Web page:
TOKYO — North Korea might be talking about building missiles that can reach the United States, but Kim Jong Un’s regime already has lots of missiles that can reach Japan. So the Japanese government is preparing its citizens in case a missile comes their way, possibly with less than 10 minutes’ warning.
The prime minister’s office issued new “actions to protect yourself” guidelines this week, including for the first time instructions on how to respond if a North Korean ballistic missile is heading toward Japan.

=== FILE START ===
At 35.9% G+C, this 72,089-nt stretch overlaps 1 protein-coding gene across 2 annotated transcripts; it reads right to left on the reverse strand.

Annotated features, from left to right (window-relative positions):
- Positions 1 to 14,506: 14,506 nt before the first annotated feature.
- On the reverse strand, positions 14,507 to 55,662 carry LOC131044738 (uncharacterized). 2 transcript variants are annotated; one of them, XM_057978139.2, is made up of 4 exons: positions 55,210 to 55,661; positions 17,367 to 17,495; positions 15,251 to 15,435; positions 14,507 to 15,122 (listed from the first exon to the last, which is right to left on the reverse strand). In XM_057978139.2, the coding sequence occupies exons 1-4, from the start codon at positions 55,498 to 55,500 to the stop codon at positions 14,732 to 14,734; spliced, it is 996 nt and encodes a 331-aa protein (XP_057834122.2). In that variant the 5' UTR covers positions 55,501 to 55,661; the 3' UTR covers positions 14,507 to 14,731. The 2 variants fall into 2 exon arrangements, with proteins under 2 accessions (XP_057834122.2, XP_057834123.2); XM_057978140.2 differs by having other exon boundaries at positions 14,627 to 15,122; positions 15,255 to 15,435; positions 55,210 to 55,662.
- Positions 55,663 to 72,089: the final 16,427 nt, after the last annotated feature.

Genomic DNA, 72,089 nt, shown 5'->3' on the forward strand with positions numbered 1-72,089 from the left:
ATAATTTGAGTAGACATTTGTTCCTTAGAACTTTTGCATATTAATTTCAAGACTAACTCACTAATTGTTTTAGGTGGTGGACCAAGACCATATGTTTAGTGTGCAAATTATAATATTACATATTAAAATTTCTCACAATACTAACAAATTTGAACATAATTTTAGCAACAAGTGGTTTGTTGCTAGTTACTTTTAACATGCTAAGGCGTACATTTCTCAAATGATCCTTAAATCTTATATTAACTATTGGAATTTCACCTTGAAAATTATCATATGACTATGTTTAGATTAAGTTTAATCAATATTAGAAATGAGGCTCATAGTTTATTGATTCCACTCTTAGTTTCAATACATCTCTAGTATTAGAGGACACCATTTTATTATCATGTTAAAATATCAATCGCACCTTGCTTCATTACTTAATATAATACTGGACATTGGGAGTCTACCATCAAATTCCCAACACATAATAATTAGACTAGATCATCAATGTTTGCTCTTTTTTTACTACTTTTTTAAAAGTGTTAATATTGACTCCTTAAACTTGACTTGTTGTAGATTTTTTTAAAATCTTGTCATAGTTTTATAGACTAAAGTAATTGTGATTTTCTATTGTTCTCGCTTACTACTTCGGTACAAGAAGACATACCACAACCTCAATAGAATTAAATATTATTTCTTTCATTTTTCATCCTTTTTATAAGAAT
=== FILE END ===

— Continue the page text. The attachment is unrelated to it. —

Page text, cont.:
Three of the four missiles that North Korea launched March 6 fell within Japan’s exclusive economic zone in the Sea of Japan, the body of water that separates Japan and the Korean Peninsula. North Korea later said that it was practicing to hit U.S. military bases in Japan.
North Korea showed almost two decades ago that it has all of Japan in its reach. In 1998, North Korea fired a Taepodong-1 missile — ostensibly for launching a satellite over Japan and into its economic zone on the Pacific Ocean side.
As North Korea has issued threats and paraded missiles this month, Japan’s official civil defense website has had 5.7 million visitors in the first 23 days of April compared with usual monthly traffic of less than 400,000 hits.